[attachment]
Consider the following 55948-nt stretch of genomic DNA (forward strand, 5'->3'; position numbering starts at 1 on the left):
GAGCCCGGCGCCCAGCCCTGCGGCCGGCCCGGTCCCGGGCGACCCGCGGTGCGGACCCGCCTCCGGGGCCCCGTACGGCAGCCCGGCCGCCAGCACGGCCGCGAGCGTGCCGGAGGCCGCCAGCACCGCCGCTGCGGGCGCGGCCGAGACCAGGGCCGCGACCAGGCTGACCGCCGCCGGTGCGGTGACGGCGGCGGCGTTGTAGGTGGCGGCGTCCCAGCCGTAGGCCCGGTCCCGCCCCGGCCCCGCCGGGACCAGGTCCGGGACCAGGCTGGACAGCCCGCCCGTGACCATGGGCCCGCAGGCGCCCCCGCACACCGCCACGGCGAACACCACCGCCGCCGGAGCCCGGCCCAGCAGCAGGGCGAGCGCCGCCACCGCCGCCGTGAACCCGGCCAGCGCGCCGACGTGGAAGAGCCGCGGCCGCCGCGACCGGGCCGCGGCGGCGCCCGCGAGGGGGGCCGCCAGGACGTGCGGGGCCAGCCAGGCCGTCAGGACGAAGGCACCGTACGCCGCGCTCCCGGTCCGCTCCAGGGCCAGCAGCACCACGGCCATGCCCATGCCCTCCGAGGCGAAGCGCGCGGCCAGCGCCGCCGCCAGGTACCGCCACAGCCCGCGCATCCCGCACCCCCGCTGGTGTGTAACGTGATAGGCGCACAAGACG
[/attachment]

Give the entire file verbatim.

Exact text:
Consider the following 55948-nt stretch of genomic DNA (forward strand, 5'->3'; position numbering starts at 1 on the left):
GAGCCCGGCGCCCAGCCCTGCGGCCGGCCCGGTCCCGGGCGACCCGCGGTGCGGACCCGCCTCCGGGGCCCCGTACGGCAGCCCGGCCGCCAGCACGGCCGCGAGCGTGCCGGAGGCCGCCAGCACCGCCGCTGCGGGCGCGGCCGAGACCAGGGCCGCGACCAGGCTGACCGCCGCCGGTGCGGTGACGGCGGCGGCGTTGTAGGTGGCGGCGTCCCAGCCGTAGGCCCGGTCCCGCCCCGGCCCCGCCGGGACCAGGTCCGGGACCAGGCTGGACAGCCCGCCCGTGACCATGGGCCCGCAGGCGCCCCCGCACACCGCCACGGCGAACACCACCGCCGCCGGAGCCCGGCCCAGCAGCAGGGCGAGCGCCGCCACCGCCGCCGTGAACCCGGCCAGCGCGCCGACGTGGAAGAGCCGCGGCCGCCGCGACCGGGCCGCGGCGGCGCCCGCGAGGGGGGCCGCCAGGACGTGCGGGGCCAGCCAGGCCGTCAGGACGAAGGCACCGTACGCCGCGCTCCCGGTCCGCTCCAGGGCCAGCAGCACCACGGCCATGCCCATGCCCTCCGAGGCGAAGCGCGCGGCCAGCGCCGCCGCCAGGTACCGCCACAGCCCGCGCATCCCGCACCCCCGCTGGTGTGTAACGTGATAGGCGCACAAGACG